Beavers are regularly referred to as ecosystem engineers. Their contributions to the natural world include the creation of wetland habitat for fish and wildlife and the storage of ground and surface water. The beaver population in Blackfeet country is no different. They work hard to engineer dams using trees, willows, or whatever local supplies they can get their teeth on.
While beavers work hard to maintain the reservation’s rich biodiversity and help mitigate drought, their activity can create challenges. Unwanted beaver behavior can include the damming of culverts, the flooding of houses, and the removal of prized trees in public areas such as parks. Luckily, for people and for beavers, there are nonlethal management strategies that can mitigate these challenges.
On June 18th, the Ksik Stakii Project hosted the Nonlethal Beaver Management Workshop. At the workshop, a group of Blackfeet Community College Native Science Fellows, Blackfeet Fish & Wildlife staff and game wardens, landowners, Montana Conservation Corps members, and partners of the project came together to learn about, build, and discuss different tools and strategies that can be used for nonlethal beaver management.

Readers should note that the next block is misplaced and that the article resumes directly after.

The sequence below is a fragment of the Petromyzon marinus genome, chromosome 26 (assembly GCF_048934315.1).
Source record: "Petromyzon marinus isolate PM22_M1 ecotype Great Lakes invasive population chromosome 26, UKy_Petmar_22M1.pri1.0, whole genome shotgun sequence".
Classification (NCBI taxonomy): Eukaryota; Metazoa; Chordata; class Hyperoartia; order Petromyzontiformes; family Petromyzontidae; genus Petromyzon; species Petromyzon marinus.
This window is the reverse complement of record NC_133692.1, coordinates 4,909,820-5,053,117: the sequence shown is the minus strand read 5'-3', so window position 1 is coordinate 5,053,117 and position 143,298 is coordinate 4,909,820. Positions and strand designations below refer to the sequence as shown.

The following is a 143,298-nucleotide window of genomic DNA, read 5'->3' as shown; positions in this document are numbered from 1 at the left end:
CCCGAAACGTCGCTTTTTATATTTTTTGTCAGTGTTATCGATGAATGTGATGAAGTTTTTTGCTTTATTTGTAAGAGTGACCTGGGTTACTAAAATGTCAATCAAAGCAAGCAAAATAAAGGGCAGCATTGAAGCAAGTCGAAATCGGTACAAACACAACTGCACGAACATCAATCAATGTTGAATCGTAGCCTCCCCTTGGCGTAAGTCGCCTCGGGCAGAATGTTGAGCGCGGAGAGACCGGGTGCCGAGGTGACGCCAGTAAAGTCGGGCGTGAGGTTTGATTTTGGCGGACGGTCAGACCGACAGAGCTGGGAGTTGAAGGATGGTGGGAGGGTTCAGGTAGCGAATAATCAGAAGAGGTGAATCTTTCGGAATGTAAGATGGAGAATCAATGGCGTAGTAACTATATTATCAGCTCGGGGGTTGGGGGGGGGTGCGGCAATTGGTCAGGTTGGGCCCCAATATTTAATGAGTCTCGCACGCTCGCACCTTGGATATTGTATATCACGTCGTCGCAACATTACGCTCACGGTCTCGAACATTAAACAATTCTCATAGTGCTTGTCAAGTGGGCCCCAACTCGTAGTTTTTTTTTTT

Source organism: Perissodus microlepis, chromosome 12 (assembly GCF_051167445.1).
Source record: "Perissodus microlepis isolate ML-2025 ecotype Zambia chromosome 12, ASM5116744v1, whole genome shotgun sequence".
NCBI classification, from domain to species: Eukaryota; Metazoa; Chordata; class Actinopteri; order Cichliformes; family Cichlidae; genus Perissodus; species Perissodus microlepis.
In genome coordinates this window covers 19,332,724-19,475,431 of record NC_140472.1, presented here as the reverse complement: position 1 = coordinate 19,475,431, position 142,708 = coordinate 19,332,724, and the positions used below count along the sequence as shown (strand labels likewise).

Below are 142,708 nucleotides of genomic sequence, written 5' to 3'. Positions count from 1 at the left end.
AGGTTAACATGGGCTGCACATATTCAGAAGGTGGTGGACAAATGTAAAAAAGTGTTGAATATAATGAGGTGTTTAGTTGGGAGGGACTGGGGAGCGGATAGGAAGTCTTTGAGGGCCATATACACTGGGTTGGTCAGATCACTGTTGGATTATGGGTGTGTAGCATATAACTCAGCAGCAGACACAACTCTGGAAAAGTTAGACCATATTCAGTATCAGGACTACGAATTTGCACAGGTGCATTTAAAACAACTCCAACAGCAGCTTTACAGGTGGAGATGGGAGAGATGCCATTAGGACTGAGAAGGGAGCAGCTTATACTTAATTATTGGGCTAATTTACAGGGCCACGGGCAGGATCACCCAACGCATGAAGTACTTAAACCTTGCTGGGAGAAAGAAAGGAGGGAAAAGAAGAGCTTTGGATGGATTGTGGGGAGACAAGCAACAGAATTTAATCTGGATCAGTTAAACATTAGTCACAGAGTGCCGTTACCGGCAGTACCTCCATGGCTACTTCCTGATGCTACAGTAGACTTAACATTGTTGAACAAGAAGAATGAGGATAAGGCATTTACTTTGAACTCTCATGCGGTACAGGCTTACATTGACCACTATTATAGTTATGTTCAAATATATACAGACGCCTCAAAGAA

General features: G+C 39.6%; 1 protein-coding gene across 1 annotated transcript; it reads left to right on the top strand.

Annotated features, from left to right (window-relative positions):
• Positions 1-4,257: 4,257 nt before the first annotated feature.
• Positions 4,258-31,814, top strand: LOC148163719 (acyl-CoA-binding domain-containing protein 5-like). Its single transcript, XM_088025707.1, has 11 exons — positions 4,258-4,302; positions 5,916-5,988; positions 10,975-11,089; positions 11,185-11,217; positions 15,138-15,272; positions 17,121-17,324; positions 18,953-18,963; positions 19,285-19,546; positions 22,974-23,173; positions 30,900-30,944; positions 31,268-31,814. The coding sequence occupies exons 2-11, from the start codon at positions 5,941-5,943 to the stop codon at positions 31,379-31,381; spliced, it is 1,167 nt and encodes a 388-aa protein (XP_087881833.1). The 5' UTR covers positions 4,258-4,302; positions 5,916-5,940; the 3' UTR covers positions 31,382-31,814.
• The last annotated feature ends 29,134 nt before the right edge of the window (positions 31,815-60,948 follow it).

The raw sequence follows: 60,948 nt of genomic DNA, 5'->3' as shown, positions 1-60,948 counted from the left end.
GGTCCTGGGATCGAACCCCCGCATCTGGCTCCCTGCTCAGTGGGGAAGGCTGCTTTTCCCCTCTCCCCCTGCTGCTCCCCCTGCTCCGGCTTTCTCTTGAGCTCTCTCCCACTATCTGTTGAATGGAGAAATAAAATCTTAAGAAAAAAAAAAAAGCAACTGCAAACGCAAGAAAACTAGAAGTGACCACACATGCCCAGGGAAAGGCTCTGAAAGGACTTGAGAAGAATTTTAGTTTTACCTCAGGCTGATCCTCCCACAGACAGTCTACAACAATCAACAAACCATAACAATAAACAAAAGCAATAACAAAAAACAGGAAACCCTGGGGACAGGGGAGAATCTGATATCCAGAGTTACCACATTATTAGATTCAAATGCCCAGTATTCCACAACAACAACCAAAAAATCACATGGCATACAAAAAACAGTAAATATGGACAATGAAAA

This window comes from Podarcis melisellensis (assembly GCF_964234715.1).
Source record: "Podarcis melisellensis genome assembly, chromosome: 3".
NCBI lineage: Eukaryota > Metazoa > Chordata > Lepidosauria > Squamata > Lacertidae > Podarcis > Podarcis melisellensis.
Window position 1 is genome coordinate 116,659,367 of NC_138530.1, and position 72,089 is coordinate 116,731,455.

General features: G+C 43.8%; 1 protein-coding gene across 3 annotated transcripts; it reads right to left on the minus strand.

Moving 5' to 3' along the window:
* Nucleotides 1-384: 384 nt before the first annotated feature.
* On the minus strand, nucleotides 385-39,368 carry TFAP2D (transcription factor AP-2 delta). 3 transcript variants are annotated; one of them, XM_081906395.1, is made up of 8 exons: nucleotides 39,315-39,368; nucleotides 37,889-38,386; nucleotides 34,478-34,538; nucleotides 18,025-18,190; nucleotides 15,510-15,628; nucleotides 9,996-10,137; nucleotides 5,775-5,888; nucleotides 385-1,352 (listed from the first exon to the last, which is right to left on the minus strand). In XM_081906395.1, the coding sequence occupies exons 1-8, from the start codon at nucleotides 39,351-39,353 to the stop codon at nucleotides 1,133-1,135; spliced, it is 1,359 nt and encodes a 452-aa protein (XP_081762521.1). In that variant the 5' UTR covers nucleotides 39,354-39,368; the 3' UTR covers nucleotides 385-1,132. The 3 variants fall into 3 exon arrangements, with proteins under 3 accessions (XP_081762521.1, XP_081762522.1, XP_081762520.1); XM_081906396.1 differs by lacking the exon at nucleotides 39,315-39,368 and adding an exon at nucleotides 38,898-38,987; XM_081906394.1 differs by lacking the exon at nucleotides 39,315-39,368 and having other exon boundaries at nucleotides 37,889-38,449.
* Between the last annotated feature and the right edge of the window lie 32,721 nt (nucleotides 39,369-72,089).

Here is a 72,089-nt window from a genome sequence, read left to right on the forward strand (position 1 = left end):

The workshop kicked off with presentations by Libby Khumalo (Center for Large Landscape Conservation), Jacob LeVitus (Big Sky Watershed Corps), and Amy Chadwick (Great West Engineering.) They discussed the context of the Ksik Stakii Project as part of the Blackfeet Climate Change Adaptation Plan, reported sites where challenges between humans and beavers exist in the Blackfeet Nation, and gave an overview of the technical construction and installation of nonlethal beaver management devices. After the presentations, we got started on the construction of a pond leveler.
A pond leveler is a device that is designed to lower high water, caused by a beaver dam, typically on private property. Team members will be running a PVC sewer pipe through a beaver dam on Willow Creek, just south of Browning, later this summer. The upstream end of the pipe will be protected by a large cage. We spent the greater portion of our morning building that cage.